Normal rains relief for Zim but…

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THunderstorm
THunderstorm

Farai Mabeza

Good news is what Zimbabweans farmers would want to hear and reports of normal to above normal rains starting next month is a welcome relief for many in the country.

However, according to the metrological office there is high risk of a number of rainfall hazards such as flash flooding, violent storms/hailstorms, tropical cyclones and floods in low lying areas at the onset of the upcoming season.

Detrimental as these occurrences can be this news brings relief to the eager ears of many Zimbabweans. With livestock and crop production, tourism and energy all sweating under two years of drought any news of rain is good news at the moment.

Zimbabweans would be aware of the dangers posed by weather calamities having witnessed the consequences of floods in areas such as Muzarabani that come with almost every decent rain season. The destruction that came with Cyclone Idai is still fresh in people’s memories.

However, the weight of two years of drought has put enormous pressure on people’s livelihoods and on the national economy.

Thus, the announcement by weather experts that the next season will be characterized by normal to above normal rains will be the best news that the weary nation would have had in a long time.

“October rains are generally erratic for rain-fed agriculture; more effective rains are expected from November into December 2020 in most places,” the met office said in the seasonal forecast.

During the preceding season, prolonged intra-season dry spells resulted in many false starts. High temperatures were common during the season with some record highs recorded in October and December.

Zimbabwe wants to be food self-sufficient by 2023 and to have a US$8 billion agriculture economy by 2025. With the bulk of the farmers being smallholder producers dependent on rain fed agriculture, this dream is under threat from climate change induced weather inconsistencies.

The normal to above normal rains gives implications of a good season with a good harvest and government is urging people to take advantage and where possible increase area under cropping and go for high yielding varieties of suitable crops.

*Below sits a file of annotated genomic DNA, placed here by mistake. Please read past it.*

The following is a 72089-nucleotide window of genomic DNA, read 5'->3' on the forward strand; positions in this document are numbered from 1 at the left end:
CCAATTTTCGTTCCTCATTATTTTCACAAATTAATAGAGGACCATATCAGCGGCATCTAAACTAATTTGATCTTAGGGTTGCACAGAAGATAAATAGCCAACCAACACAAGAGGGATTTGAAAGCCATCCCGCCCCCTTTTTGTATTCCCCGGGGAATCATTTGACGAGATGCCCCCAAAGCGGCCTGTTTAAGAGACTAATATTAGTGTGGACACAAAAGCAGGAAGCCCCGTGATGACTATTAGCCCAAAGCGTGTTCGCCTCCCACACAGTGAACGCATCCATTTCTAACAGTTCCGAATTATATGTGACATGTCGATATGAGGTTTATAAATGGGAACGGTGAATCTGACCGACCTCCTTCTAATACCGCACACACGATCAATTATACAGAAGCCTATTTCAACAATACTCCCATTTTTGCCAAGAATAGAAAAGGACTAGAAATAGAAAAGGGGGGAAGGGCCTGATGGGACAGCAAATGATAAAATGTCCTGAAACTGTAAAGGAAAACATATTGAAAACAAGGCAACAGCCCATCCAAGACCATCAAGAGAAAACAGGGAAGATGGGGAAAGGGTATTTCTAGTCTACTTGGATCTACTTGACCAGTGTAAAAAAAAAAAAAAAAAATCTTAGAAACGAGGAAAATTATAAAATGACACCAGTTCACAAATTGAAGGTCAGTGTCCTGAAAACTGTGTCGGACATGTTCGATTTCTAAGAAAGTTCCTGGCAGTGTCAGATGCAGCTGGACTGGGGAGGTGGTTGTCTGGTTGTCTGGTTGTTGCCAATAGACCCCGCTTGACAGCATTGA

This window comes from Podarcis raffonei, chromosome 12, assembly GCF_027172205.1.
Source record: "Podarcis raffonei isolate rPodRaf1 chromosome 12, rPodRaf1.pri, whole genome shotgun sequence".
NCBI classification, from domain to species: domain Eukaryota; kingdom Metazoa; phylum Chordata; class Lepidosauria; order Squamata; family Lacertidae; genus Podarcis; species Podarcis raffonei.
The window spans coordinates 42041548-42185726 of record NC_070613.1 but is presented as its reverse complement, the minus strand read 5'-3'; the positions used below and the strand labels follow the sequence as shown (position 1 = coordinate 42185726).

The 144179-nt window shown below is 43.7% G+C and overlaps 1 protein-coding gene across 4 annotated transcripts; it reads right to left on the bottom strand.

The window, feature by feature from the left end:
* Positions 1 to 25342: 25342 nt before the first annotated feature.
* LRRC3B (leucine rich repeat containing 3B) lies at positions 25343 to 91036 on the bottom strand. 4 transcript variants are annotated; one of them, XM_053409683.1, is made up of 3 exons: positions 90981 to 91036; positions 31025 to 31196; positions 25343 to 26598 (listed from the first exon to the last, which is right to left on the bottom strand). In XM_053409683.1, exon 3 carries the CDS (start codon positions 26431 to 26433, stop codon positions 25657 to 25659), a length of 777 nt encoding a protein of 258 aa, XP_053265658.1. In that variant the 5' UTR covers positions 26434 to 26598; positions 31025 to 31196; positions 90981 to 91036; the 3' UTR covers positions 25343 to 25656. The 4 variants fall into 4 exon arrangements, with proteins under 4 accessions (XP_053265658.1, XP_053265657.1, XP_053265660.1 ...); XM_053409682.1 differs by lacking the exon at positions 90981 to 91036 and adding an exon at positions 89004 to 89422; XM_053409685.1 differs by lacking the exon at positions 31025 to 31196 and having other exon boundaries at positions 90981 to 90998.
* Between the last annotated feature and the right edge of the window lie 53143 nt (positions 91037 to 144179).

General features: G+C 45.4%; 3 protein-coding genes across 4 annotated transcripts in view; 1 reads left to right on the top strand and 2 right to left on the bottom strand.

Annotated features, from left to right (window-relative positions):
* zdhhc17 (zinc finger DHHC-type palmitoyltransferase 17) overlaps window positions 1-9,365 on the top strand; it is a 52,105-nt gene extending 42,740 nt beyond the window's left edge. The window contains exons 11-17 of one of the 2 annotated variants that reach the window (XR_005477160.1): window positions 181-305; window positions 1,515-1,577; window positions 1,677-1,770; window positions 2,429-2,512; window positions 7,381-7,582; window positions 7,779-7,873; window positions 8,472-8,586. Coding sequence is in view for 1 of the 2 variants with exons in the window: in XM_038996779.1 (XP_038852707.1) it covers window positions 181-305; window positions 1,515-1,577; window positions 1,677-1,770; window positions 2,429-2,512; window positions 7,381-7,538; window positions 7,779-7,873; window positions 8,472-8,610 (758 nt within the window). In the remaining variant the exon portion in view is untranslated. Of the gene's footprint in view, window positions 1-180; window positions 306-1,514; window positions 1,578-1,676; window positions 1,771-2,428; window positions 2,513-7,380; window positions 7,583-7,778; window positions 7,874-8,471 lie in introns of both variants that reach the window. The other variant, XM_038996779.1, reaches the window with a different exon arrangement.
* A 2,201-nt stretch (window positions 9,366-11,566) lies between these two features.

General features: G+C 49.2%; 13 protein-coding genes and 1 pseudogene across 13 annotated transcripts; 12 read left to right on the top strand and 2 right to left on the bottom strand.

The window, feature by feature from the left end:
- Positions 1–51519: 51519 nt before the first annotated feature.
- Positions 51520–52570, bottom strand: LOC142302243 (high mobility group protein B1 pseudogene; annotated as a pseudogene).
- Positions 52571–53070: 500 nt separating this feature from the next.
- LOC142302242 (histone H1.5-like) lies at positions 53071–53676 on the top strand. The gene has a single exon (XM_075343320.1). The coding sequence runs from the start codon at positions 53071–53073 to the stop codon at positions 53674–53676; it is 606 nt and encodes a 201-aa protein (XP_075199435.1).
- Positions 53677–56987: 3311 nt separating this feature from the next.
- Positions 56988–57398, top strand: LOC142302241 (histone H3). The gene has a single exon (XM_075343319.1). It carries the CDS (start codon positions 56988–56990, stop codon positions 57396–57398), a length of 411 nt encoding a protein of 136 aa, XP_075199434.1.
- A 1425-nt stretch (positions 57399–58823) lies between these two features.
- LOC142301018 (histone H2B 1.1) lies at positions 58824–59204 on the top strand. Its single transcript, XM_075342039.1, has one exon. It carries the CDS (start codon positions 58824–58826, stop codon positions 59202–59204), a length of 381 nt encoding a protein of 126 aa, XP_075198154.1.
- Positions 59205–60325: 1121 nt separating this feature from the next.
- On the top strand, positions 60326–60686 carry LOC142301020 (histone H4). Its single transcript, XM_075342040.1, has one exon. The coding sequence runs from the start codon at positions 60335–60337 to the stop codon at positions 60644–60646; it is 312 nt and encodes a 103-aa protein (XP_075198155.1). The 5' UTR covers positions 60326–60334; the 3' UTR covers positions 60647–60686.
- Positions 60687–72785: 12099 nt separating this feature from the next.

The forecasters were, however, careful enough to throw in the caveat “in the event that the (rainfall) distribution is good” for the season to be described as good.

But for the farmers the rains cannot come soon enough. One of the most depressing sights is the sight of smallholder or peasant farmers looking up to a clear and barren sky in anticipation of rain which is nowhere in sight.

There are more challenges to be expected and Zimbabweans should be ready to respond. 

“Violent storms, prolonged dry spells, flash floods and tropical cyclones cannot be ruled out as the season progresses,” the met office cautioned in its forecast.

Water logging of crops is a possibility and thus soil conservation technologies such as construction contours and storm drains will need to be done.

High rainfall may mean increases in livestock disease and therefore farmers should stock up on dipping chemicals and ensure consists tent dipping.

Filling up of the large dams and overflowing of the small dams are important for the energy sector and could allow for maximum generation of electricity.

“There is need to continue with water harvesting programmes and conservation agriculture practices which have been perfected over the dry seasons,” the met office said.

The policies of small dam construction, borehole drilling/deepening, rehabilitation of irrigation schemes, conservation and protection of wetlands should continue.

The country is also home to a number of water based tourism activities with the largest ones being in areas such as Victoria Falls and Kariba.

The forecast for the region is also favourable.

According to the 24th Annual Southern Africa Regional Climate Outlook Forum the bulk of SADC is likely to receive normal to above-normal rainfall for most of the period October to December (OND) 2020. The January to March (JFM) 2021 period is expected to have normal to above normal rainfall for the entire region.

With mother nature appearing to be smiling on the drought prone region this season the onus is now on policymakers and farmers to do their part to make sure that a good season does not go to waste. 

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